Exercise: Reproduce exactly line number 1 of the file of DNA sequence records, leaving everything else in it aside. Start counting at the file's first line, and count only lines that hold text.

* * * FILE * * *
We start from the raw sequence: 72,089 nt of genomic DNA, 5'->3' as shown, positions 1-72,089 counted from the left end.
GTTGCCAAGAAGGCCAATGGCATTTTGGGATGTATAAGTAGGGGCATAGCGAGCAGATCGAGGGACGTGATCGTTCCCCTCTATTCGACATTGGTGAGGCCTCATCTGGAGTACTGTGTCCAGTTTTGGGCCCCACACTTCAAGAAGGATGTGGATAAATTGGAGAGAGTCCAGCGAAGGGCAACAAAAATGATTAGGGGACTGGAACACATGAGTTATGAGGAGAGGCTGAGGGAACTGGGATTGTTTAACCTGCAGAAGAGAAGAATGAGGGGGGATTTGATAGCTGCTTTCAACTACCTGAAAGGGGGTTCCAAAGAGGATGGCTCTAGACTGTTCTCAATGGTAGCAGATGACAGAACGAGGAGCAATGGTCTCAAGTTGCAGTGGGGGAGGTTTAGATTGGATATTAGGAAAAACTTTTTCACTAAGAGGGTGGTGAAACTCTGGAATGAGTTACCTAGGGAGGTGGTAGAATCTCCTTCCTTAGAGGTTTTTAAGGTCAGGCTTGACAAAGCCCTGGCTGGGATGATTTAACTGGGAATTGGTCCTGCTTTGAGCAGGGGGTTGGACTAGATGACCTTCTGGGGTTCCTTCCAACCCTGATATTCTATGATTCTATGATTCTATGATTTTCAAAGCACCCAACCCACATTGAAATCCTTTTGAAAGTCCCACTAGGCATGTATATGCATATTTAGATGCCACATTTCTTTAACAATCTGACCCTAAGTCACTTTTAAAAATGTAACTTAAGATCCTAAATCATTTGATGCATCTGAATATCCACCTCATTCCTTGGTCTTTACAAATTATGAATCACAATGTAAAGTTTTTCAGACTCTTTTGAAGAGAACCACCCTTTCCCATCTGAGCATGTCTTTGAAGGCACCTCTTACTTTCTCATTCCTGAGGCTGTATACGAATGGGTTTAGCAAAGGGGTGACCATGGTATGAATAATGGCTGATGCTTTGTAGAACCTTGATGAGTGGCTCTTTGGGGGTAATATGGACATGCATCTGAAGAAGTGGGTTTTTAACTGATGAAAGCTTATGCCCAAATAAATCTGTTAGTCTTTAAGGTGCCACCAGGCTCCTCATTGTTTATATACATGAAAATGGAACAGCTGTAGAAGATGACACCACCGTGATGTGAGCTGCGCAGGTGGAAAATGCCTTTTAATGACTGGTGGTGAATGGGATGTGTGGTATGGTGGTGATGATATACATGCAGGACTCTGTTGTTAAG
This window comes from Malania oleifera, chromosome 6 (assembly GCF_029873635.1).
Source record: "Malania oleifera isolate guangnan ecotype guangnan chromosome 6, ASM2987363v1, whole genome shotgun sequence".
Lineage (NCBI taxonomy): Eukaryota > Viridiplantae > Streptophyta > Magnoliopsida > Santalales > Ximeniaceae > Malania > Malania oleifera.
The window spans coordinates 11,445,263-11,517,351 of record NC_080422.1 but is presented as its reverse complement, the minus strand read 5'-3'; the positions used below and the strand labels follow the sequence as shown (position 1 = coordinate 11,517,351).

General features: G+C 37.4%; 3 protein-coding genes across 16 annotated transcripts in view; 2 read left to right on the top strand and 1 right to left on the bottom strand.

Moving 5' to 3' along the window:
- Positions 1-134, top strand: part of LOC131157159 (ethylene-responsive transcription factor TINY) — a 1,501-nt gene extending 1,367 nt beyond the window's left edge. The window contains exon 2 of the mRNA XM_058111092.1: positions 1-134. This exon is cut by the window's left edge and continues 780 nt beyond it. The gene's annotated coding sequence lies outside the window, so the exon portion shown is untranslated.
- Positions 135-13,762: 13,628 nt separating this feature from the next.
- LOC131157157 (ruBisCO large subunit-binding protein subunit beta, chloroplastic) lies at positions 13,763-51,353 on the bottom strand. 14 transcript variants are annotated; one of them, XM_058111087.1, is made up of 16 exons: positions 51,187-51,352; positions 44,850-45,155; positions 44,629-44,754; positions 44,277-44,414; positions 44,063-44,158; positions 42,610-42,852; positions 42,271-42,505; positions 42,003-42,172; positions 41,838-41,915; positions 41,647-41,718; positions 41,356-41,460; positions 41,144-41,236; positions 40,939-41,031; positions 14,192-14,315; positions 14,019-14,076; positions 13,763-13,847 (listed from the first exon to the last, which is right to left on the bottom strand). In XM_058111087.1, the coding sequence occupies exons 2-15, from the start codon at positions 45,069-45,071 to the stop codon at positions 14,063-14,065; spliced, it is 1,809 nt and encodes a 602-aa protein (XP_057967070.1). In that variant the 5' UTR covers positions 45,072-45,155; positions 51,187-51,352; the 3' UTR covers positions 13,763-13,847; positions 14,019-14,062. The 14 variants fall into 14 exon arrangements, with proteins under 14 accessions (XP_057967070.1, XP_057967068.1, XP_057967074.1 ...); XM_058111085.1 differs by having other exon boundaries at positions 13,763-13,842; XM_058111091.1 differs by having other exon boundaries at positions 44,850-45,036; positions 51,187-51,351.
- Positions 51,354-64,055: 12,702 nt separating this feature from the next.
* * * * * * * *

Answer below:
We start from the raw sequence: 72,089 nt of genomic DNA, 5'->3' as shown, positions 1-72,089 counted from the left end.